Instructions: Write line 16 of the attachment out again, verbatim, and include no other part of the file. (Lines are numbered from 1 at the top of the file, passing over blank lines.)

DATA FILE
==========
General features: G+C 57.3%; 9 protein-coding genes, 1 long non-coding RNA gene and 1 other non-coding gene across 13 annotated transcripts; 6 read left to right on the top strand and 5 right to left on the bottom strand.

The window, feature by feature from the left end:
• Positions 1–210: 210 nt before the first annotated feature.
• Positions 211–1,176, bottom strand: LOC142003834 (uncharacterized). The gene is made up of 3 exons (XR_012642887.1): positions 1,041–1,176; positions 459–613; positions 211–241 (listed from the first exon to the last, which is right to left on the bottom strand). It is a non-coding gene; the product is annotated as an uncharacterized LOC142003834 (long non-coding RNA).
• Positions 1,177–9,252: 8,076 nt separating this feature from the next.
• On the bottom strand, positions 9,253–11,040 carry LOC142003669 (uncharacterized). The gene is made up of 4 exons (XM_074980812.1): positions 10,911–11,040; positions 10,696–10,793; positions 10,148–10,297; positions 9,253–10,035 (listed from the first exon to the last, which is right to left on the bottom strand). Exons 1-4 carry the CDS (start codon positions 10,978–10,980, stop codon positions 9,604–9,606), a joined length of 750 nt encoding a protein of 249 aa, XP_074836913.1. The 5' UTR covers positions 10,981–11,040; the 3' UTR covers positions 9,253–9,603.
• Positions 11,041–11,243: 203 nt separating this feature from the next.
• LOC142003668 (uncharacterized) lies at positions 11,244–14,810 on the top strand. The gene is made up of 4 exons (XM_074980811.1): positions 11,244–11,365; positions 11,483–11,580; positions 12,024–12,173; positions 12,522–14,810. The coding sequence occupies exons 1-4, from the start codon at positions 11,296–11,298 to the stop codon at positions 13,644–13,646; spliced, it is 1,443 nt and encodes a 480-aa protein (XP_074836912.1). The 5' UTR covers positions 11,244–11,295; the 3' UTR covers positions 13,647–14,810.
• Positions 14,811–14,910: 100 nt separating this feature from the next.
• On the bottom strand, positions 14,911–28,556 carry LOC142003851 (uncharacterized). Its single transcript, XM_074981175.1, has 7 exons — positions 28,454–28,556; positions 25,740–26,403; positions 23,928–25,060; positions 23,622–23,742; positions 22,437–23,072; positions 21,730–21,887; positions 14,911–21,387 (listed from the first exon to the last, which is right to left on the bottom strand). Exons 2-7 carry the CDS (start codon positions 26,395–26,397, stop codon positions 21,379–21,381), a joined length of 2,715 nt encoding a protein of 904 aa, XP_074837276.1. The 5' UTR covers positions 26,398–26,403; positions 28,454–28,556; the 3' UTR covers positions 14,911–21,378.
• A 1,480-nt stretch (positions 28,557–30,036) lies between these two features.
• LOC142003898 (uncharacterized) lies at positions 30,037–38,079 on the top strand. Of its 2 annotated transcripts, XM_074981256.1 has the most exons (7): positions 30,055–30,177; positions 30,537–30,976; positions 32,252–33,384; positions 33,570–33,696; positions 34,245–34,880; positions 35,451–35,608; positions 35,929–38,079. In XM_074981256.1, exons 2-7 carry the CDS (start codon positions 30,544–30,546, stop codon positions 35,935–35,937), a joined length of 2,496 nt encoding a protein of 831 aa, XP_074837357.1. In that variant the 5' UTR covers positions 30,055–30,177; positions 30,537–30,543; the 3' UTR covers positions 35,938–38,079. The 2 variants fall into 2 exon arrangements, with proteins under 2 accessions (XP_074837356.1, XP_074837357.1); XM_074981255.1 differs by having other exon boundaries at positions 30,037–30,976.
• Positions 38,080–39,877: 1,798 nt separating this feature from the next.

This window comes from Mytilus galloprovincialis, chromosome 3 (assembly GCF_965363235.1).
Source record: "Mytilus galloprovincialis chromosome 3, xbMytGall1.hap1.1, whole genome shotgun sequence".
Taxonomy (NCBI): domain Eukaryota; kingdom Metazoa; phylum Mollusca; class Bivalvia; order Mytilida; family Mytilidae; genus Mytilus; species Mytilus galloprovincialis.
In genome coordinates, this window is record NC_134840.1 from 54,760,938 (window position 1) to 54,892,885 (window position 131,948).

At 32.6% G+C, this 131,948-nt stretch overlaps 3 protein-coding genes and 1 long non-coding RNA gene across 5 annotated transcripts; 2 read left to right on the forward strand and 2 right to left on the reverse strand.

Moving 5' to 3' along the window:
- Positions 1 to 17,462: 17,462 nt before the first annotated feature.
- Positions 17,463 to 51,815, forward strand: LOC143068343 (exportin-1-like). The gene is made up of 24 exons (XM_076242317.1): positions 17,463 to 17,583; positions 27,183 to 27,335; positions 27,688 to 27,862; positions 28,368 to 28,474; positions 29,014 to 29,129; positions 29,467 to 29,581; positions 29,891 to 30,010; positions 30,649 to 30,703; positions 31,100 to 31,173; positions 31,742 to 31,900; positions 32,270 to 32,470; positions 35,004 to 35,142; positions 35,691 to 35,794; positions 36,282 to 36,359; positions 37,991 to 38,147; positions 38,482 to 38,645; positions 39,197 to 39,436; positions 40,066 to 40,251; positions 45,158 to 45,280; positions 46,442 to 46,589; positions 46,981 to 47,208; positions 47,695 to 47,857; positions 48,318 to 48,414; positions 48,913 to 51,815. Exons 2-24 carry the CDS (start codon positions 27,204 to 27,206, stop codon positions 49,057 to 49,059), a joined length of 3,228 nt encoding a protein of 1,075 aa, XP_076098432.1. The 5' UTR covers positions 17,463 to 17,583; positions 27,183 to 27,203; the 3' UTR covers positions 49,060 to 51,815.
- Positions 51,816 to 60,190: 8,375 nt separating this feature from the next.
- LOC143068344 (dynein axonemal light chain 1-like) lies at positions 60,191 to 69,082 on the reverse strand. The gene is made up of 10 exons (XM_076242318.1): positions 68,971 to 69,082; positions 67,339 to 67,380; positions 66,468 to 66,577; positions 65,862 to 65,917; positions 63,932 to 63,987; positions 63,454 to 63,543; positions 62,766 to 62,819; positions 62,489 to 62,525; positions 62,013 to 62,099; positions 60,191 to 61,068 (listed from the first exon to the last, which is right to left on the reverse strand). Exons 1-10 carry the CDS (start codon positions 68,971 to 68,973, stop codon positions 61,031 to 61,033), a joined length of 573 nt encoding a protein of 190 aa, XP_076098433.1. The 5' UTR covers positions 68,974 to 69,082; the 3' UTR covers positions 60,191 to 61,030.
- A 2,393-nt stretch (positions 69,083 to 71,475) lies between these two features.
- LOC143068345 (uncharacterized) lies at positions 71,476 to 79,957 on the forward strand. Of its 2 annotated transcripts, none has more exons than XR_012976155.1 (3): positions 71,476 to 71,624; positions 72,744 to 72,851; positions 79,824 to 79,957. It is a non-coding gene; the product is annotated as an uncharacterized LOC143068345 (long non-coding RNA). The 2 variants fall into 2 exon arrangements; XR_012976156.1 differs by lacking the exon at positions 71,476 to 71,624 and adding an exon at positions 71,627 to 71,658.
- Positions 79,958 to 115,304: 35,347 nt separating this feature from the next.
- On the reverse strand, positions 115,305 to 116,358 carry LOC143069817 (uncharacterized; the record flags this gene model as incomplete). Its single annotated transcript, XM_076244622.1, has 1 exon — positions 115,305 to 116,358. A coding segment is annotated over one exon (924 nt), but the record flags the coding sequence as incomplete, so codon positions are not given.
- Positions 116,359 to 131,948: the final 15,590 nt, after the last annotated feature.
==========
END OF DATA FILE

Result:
Taxonomy (NCBI): domain Eukaryota; kingdom Metazoa; phylum Mollusca; class Bivalvia; order Mytilida; family Mytilidae; genus Mytilus; species Mytilus galloprovincialis.